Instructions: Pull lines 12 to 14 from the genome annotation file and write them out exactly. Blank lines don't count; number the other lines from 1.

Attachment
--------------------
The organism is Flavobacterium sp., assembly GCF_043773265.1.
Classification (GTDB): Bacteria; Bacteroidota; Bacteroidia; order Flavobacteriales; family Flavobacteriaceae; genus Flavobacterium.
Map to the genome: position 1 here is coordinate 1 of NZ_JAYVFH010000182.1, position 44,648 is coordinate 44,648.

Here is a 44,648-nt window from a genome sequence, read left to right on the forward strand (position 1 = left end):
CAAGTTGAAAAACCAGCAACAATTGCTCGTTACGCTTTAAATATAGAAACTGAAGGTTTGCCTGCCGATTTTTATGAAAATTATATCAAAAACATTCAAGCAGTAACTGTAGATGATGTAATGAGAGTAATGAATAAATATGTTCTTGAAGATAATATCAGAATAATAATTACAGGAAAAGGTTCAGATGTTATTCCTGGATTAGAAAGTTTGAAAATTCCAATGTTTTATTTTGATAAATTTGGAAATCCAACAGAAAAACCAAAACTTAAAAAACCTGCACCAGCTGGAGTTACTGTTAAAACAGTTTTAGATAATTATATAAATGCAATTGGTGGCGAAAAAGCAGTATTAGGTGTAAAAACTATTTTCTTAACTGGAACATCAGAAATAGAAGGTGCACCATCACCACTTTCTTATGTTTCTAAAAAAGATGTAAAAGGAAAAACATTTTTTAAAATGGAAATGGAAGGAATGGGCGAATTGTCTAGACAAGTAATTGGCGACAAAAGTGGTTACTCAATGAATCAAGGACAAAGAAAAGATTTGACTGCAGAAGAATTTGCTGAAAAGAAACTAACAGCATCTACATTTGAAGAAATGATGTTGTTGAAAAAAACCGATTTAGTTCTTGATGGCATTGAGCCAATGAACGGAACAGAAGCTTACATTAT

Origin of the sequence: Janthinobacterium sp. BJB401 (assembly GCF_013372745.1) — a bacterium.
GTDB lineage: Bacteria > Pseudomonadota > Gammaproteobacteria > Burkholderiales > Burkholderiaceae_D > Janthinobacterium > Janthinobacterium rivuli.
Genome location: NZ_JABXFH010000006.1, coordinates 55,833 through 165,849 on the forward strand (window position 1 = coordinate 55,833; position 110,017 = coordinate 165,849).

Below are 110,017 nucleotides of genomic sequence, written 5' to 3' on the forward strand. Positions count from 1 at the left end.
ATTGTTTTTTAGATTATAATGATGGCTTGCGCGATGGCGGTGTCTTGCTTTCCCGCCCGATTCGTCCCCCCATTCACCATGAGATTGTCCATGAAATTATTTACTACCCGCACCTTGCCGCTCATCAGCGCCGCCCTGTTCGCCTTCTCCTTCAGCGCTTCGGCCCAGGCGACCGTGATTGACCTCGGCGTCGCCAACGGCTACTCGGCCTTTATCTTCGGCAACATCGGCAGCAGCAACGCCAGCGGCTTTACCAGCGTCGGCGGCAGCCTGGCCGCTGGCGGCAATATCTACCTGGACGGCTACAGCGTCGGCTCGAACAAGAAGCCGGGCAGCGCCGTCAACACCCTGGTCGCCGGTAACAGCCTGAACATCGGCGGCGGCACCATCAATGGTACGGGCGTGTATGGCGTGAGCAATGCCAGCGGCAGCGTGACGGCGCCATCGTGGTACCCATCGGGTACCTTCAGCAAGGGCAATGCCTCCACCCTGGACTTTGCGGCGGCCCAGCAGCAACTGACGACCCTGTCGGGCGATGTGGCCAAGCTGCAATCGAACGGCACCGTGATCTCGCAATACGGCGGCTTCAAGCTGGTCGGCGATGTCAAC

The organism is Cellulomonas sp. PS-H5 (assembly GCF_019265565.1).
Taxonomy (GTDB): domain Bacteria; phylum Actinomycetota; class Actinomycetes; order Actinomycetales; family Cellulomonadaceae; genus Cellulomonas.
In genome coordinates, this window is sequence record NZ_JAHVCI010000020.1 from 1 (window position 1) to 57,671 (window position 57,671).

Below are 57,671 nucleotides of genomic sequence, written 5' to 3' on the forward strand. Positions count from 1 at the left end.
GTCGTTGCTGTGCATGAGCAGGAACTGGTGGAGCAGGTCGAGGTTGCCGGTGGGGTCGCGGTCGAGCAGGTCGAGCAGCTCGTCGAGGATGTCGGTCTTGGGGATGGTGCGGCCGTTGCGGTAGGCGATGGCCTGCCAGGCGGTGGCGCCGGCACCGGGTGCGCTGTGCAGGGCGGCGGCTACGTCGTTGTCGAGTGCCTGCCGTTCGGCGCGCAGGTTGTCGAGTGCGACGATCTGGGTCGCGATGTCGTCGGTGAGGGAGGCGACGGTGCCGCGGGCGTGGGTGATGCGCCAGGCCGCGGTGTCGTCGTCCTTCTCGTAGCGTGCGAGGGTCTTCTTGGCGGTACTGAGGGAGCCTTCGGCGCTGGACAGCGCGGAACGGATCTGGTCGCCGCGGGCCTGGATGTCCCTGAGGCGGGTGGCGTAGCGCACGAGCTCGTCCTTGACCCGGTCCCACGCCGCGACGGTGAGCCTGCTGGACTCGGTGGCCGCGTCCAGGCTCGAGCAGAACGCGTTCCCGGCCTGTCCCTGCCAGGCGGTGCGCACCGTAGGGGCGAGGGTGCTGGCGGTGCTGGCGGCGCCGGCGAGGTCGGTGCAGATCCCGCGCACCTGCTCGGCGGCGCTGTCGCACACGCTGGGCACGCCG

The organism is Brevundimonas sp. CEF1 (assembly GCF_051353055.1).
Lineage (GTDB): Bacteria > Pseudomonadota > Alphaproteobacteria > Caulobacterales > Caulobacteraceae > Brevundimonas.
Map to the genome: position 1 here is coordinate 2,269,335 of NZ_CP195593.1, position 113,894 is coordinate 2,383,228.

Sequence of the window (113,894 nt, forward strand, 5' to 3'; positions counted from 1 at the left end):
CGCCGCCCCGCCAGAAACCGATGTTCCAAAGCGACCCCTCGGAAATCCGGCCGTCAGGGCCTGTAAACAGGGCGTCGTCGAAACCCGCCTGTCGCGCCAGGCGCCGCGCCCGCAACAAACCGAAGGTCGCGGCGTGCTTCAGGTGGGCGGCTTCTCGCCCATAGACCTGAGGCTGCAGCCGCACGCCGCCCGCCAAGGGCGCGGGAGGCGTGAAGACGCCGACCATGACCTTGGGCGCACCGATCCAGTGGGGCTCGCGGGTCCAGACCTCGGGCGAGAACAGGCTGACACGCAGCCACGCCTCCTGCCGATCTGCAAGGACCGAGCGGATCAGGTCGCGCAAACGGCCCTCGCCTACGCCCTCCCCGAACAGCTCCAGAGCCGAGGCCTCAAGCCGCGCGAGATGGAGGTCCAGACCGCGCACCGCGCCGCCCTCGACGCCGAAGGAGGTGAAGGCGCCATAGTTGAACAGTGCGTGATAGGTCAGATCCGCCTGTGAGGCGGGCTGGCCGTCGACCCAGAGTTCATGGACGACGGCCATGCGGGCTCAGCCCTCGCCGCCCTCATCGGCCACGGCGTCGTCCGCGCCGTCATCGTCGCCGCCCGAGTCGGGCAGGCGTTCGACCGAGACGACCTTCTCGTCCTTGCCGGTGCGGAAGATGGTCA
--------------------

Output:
Taxonomy (GTDB): domain Bacteria; phylum Actinomycetota; class Actinomycetes; order Actinomycetales; family Cellulomonadaceae; genus Cellulomonas.
In genome coordinates, this window is sequence record NZ_JAHVCI010000020.1 from 1 (window position 1) to 57,671 (window position 57,671).

Below are 57,671 nucleotides of genomic sequence, written 5' to 3' on the forward strand. Positions count from 1 at the left end.